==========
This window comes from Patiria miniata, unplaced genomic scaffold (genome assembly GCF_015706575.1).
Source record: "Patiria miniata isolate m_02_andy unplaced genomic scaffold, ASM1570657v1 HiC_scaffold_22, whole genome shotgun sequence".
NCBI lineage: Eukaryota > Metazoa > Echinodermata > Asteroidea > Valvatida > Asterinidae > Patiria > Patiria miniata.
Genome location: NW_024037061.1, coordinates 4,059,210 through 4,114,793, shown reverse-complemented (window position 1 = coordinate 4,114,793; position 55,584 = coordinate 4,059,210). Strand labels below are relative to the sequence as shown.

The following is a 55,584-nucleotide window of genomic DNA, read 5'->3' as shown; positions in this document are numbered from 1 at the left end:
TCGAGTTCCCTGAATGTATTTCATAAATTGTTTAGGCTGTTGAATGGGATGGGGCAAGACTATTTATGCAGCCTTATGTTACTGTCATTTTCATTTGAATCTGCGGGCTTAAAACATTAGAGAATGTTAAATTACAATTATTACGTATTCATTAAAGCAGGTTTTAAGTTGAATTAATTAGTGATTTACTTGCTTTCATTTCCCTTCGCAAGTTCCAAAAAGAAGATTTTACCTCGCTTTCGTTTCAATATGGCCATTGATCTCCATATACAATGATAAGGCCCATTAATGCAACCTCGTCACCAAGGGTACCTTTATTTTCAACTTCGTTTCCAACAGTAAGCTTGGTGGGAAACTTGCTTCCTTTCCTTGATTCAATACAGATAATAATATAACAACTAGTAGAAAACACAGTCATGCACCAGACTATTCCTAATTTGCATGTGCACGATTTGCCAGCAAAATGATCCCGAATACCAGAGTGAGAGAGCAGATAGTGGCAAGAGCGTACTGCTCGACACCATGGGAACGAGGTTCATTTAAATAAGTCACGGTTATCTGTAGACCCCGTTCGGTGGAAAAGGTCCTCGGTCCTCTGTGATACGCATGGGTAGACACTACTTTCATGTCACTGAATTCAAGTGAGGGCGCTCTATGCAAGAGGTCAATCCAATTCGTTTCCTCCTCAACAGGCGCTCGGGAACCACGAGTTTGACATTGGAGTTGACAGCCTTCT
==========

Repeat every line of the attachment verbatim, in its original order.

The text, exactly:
This window comes from Patiria miniata, unplaced genomic scaffold (genome assembly GCF_015706575.1).
Source record: "Patiria miniata isolate m_02_andy unplaced genomic scaffold, ASM1570657v1 HiC_scaffold_22, whole genome shotgun sequence".
NCBI lineage: Eukaryota > Metazoa > Echinodermata > Asteroidea > Valvatida > Asterinidae > Patiria > Patiria miniata.
Genome location: NW_024037061.1, coordinates 4,059,210 through 4,114,793, shown reverse-complemented (window position 1 = coordinate 4,114,793; position 55,584 = coordinate 4,059,210). Strand labels below are relative to the sequence as shown.

The following is a 55,584-nucleotide window of genomic DNA, read 5'->3' as shown; positions in this document are numbered from 1 at the left end:
TCGAGTTCCCTGAATGTATTTCATAAATTGTTTAGGCTGTTGAATGGGATGGGGCAAGACTATTTATGCAGCCTTATGTTACTGTCATTTTCATTTGAATCTGCGGGCTTAAAACATTAGAGAATGTTAAATTACAATTATTACGTATTCATTAAAGCAGGTTTTAAGTTGAATTAATTAGTGATTTACTTGCTTTCATTTCCCTTCGCAAGTTCCAAAAAGAAGATTTTACCTCGCTTTCGTTTCAATATGGCCATTGATCTCCATATACAATGATAAGGCCCATTAATGCAACCTCGTCACCAAGGGTACCTTTATTTTCAACTTCGTTTCCAACAGTAAGCTTGGTGGGAAACTTGCTTCCTTTCCTTGATTCAATACAGATAATAATATAACAACTAGTAGAAAACACAGTCATGCACCAGACTATTCCTAATTTGCATGTGCACGATTTGCCAGCAAAATGATCCCGAATACCAGAGTGAGAGAGCAGATAGTGGCAAGAGCGTACTGCTCGACACCATGGGAACGAGGTTCATTTAAATAAGTCACGGTTATCTGTAGACCCCGTTCGGTGGAAAAGGTCCTCGGTCCTCTGTGATACGCATGGGTAGACACTACTTTCATGTCACTGAATTCAAGTGAGGGCGCTCTATGCAAGAGGTCAATCCAATTCGTTTCCTCCTCAACAGGCGCTCGGGAACCACGAGTTTGACATTGGAGTTGACAGCCTTCT